A region facing the challenge of adapting to climate change

01 September 2011 | Article

Central America and the Caribbean, two regions with rich biodiversity and a high level of endemism, are increasingly facing challenges coming from the impacts of climate change, says Grethel Aguilar, IUCN's Regional Director for Meso America.

One of the main issues discussed at the 18th IUCN Regional Conservation Forum for Central America, Mexico and the Caribbean will be the development of new strategies to adapt to climate change while increasing sustainability and reducing local people's vulnerability and poverty.

Through its three pillars - membership, secretariat and commissions, IUCN's programme will help strengthen efforts to conserve and enhance biodiversity as a key focus of environmental stability and social security, based on a shared vision of fair and equitable distribution of the goods and services generated by ecosystems.

Similar to the 2009-2012 programme, we will continue to seek nature-based solutions to the biggest challenges related to climate change. This will be achieved not only through the conservation of existing protected areas, but also through the regeneration of ecosystems. This is the only way to address critical issues such as food security and human livelihood, taking into account the possible increased variability and intensity of threatening weather conditions or sea level rise over large coastal areas and island territories in the future.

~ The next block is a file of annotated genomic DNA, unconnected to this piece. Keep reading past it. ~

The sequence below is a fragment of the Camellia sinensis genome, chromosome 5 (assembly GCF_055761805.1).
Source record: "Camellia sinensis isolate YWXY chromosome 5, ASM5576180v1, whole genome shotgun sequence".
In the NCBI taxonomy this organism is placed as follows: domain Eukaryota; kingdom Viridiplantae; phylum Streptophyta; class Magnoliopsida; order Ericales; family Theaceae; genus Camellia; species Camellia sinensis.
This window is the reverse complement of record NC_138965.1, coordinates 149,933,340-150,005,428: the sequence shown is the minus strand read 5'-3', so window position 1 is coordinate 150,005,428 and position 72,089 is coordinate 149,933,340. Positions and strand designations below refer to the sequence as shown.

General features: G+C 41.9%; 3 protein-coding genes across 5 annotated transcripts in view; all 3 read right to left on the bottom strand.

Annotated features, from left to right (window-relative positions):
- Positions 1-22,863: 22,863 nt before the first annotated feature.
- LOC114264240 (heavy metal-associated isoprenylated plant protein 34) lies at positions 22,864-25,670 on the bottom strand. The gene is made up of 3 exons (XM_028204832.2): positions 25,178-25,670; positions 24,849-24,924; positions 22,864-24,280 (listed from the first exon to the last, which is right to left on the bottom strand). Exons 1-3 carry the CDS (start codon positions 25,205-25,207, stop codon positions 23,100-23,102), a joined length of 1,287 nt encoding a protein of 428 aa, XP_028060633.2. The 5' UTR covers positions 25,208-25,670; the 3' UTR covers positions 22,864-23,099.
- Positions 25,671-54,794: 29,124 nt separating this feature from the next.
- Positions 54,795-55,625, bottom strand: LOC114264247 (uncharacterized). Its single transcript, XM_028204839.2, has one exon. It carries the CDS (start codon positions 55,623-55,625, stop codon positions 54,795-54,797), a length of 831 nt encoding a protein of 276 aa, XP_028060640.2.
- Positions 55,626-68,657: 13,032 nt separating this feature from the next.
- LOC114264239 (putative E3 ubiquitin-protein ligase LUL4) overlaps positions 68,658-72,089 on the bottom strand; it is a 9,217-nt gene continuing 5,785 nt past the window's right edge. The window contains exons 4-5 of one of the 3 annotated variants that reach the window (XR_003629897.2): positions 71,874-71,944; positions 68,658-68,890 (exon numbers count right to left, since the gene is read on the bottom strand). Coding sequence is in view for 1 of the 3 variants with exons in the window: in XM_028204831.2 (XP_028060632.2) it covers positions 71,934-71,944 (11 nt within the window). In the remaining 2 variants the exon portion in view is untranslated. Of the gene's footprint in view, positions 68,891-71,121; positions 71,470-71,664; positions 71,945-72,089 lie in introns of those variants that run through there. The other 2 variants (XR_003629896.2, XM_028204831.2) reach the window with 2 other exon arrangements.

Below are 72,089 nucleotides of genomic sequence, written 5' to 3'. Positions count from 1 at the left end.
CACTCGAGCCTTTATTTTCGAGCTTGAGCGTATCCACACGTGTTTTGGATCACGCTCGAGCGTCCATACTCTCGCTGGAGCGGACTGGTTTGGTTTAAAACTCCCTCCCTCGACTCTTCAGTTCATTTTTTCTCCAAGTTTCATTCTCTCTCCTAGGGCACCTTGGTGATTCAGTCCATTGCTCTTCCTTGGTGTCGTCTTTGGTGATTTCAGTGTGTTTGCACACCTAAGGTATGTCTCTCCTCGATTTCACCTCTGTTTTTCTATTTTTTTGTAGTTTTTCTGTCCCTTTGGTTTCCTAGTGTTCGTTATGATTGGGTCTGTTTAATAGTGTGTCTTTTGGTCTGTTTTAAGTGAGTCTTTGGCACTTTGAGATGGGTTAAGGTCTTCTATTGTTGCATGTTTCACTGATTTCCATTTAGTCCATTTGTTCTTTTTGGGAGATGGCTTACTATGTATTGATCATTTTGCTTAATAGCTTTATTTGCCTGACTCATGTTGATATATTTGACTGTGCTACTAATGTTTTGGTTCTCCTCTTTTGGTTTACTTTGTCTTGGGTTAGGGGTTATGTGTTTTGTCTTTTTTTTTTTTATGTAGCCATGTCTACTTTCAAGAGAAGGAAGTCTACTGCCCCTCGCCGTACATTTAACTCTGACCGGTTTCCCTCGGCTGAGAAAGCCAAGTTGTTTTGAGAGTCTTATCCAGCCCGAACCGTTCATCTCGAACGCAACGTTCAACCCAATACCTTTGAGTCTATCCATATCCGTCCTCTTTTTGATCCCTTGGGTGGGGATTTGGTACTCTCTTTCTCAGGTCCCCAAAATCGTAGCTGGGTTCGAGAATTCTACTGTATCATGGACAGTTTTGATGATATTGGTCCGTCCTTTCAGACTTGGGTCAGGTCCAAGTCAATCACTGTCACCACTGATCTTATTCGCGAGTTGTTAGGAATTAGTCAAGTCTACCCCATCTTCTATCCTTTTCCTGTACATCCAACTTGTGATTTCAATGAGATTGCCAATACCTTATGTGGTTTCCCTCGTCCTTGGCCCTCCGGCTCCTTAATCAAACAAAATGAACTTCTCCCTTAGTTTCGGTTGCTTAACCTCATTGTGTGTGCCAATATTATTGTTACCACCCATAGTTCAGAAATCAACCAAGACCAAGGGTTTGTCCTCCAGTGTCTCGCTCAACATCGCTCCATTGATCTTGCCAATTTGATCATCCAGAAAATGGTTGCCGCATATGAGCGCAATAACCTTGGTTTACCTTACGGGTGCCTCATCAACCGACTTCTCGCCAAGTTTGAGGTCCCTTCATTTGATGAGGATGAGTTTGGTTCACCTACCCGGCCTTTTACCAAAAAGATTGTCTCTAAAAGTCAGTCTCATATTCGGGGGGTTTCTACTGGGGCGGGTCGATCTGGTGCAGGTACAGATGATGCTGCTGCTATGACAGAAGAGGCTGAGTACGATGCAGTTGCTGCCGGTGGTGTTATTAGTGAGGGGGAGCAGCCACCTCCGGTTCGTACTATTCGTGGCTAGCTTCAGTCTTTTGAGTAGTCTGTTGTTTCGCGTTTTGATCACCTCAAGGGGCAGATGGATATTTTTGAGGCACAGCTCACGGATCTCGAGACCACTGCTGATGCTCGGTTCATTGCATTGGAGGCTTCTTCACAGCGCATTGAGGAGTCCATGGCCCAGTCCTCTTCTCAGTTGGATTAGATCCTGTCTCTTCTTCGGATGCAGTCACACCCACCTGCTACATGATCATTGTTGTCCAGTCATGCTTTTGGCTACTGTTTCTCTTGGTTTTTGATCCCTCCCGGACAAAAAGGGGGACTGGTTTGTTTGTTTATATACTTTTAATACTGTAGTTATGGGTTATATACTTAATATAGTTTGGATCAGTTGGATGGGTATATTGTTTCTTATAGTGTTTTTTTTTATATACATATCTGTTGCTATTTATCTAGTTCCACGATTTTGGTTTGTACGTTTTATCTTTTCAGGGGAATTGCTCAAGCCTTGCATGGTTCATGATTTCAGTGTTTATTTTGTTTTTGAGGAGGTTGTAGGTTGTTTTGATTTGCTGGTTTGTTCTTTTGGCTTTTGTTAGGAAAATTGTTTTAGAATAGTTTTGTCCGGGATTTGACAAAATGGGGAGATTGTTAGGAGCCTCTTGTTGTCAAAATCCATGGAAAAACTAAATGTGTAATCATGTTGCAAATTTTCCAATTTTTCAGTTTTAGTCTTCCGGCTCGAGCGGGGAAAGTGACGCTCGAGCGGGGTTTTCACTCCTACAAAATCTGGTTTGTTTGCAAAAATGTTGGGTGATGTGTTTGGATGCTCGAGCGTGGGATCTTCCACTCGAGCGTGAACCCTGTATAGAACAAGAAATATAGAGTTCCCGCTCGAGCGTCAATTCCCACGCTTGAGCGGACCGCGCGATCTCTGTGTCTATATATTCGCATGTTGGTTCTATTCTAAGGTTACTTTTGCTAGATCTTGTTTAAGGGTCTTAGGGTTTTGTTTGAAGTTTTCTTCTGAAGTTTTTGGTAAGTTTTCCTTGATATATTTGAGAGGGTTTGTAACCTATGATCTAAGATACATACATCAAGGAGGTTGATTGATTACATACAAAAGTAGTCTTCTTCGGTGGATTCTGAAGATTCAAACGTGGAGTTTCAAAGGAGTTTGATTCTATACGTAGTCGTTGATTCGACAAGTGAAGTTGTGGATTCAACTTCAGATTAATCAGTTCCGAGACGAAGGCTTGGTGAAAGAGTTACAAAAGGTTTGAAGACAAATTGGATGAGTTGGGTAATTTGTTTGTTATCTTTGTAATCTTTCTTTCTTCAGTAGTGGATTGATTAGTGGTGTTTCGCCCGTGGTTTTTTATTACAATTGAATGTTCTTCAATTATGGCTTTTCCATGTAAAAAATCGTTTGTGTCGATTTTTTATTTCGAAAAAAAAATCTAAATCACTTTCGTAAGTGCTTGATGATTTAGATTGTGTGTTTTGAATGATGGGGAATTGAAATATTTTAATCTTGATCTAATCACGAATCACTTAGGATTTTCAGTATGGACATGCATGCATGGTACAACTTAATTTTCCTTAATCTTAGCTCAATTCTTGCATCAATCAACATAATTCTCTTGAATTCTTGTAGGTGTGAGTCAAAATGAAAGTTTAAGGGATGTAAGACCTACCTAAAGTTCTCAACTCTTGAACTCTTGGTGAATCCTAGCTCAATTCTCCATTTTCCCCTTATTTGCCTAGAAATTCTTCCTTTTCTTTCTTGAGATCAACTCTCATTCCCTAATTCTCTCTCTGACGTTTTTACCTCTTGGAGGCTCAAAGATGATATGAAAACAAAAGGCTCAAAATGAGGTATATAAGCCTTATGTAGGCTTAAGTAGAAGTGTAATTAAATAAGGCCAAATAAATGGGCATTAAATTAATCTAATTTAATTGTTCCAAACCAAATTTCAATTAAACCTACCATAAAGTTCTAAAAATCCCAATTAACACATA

We live in a complex and highly volatile world, which is vulnerable to the whims and expectations of the economy. This requires us to increase our effectiveness and enhance our ability to demonstrate the positive impact of our work. The forum of IUCN Members in the region represents an opportunity to realign our forces and prove the value of alternative development, in harmony with the environment and responding to our current concerns such as the reduction of our ecological footprint, sustainable production and the fair and equitable sharing of environmental goods.